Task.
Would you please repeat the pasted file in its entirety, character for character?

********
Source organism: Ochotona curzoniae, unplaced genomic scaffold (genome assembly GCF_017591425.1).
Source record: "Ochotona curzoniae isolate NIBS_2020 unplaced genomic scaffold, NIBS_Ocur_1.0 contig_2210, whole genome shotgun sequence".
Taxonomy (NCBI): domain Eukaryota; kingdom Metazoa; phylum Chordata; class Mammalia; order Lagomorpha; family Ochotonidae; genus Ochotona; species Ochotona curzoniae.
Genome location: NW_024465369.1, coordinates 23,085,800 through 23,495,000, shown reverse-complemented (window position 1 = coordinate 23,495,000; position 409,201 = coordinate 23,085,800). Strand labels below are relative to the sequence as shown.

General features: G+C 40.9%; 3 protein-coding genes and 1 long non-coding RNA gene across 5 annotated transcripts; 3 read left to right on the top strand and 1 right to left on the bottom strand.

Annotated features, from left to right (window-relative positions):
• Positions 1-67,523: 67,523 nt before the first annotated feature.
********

Source organism: Ochotona curzoniae, unplaced genomic scaffold (genome assembly GCF_017591425.1).
Source record: "Ochotona curzoniae isolate NIBS_2020 unplaced genomic scaffold, NIBS_Ocur_1.0 contig_2210, whole genome shotgun sequence".
Taxonomy (NCBI): domain Eukaryota; kingdom Metazoa; phylum Chordata; class Mammalia; order Lagomorpha; family Ochotonidae; genus Ochotona; species Ochotona curzoniae.
Genome location: NW_024465369.1, coordinates 23,085,800 through 23,495,000, shown reverse-complemented (window position 1 = coordinate 23,495,000; position 409,201 = coordinate 23,085,800). Strand labels below are relative to the sequence as shown.

General features: G+C 40.9%; 3 protein-coding genes and 1 long non-coding RNA gene across 5 annotated transcripts; 3 read left to right on the top strand and 1 right to left on the bottom strand.

Annotated features, from left to right (window-relative positions):
• Positions 1-67,523: 67,523 nt before the first annotated feature.